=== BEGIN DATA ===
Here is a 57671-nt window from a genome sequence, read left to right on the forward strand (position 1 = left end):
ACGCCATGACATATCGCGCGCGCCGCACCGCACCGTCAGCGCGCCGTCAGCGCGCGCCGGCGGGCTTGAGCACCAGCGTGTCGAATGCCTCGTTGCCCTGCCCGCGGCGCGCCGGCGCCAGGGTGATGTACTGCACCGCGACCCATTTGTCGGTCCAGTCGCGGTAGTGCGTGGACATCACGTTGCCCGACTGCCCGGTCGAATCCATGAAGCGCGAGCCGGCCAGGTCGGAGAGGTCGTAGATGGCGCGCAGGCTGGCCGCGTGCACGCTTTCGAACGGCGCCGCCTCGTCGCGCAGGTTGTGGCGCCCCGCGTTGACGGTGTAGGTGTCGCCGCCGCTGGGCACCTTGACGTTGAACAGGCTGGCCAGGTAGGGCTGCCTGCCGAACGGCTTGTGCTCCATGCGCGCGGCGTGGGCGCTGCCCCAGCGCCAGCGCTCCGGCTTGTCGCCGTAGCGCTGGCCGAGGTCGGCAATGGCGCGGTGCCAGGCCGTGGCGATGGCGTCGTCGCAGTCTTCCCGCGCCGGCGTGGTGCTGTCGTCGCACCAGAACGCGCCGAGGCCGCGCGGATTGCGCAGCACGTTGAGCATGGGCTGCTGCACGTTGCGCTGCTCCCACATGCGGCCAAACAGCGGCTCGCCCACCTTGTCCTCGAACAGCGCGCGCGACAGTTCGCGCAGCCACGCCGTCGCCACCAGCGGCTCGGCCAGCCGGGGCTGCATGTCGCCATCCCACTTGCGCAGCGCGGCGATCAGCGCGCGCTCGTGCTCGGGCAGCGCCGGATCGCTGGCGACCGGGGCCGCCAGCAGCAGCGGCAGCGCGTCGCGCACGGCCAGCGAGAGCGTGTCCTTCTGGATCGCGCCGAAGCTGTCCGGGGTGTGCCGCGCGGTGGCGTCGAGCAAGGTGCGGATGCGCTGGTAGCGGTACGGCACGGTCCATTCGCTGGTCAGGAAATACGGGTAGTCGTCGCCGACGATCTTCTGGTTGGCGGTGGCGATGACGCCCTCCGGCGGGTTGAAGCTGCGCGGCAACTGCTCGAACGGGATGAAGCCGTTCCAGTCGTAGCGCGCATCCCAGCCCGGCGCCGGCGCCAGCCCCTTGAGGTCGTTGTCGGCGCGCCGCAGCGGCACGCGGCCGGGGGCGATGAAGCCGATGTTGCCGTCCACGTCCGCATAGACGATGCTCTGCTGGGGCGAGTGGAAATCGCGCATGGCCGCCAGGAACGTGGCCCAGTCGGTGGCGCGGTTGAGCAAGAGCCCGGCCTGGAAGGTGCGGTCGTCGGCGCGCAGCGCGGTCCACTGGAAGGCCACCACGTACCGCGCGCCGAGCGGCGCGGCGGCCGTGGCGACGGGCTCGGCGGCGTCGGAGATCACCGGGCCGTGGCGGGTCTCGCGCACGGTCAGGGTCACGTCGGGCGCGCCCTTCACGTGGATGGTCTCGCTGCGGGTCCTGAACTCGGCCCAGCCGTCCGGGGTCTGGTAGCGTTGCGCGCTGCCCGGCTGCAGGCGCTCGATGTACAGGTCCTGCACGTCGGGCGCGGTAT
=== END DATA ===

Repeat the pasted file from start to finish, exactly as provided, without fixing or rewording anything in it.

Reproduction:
Here is a 57671-nt window from a genome sequence, read left to right on the forward strand (position 1 = left end):
ACGCCATGACATATCGCGCGCGCCGCACCGCACCGTCAGCGCGCCGTCAGCGCGCGCCGGCGGGCTTGAGCACCAGCGTGTCGAATGCCTCGTTGCCCTGCCCGCGGCGCGCCGGCGCCAGGGTGATGTACTGCACCGCGACCCATTTGTCGGTCCAGTCGCGGTAGTGCGTGGACATCACGTTGCCCGACTGCCCGGTCGAATCCATGAAGCGCGAGCCGGCCAGGTCGGAGAGGTCGTAGATGGCGCGCAGGCTGGCCGCGTGCACGCTTTCGAACGGCGCCGCCTCGTCGCGCAGGTTGTGGCGCCCCGCGTTGACGGTGTAGGTGTCGCCGCCGCTGGGCACCTTGACGTTGAACAGGCTGGCCAGGTAGGGCTGCCTGCCGAACGGCTTGTGCTCCATGCGCGCGGCGTGGGCGCTGCCCCAGCGCCAGCGCTCCGGCTTGTCGCCGTAGCGCTGGCCGAGGTCGGCAATGGCGCGGTGCCAGGCCGTGGCGATGGCGTCGTCGCAGTCTTCCCGCGCCGGCGTGGTGCTGTCGTCGCACCAGAACGCGCCGAGGCCGCGCGGATTGCGCAGCACGTTGAGCATGGGCTGCTGCACGTTGCGCTGCTCCCACATGCGGCCAAACAGCGGCTCGCCCACCTTGTCCTCGAACAGCGCGCGCGACAGTTCGCGCAGCCACGCCGTCGCCACCAGCGGCTCGGCCAGCCGGGGCTGCATGTCGCCATCCCACTTGCGCAGCGCGGCGATCAGCGCGCGCTCGTGCTCGGGCAGCGCCGGATCGCTGGCGACCGGGGCCGCCAGCAGCAGCGGCAGCGCGTCGCGCACGGCCAGCGAGAGCGTGTCCTTCTGGATCGCGCCGAAGCTGTCCGGGGTGTGCCGCGCGGTGGCGTCGAGCAAGGTGCGGATGCGCTGGTAGCGGTACGGCACGGTCCATTCGCTGGTCAGGAAATACGGGTAGTCGTCGCCGACGATCTTCTGGTTGGCGGTGGCGATGACGCCCTCCGGCGGGTTGAAGCTGCGCGGCAACTGCTCGAACGGGATGAAGCCGTTCCAGTCGTAGCGCGCATCCCAGCCCGGCGCCGGCGCCAGCCCCTTGAGGTCGTTGTCGGCGCGCCGCAGCGGCACGCGGCCGGGGGCGATGAAGCCGATGTTGCCGTCCACGTCCGCATAGACGATGCTCTGCTGGGGCGAGTGGAAATCGCGCATGGCCGCCAGGAACGTGGCCCAGTCGGTGGCGCGGTTGAGCAAGAGCCCGGCCTGGAAGGTGCGGTCGTCGGCGCGCAGCGCGGTCCACTGGAAGGCCACCACGTACCGCGCGCCGAGCGGCGCGGCGGCCGTGGCGACGGGCTCGGCGGCGTCGGAGATCACCGGGCCGTGGCGGGTCTCGCGCACGGTCAGGGTCACGTCGGGCGCGCCCTTCACGTGGATGGTCTCGCTGCGGGTCCTGAACTCGGCCCAGCCGTCCGGGGTCTGGTAGCGTTGCGCGCTGCCCGGCTGCAGGCGCTCGATGTACAGGTCCTGCACGTCGGGCGCGGTAT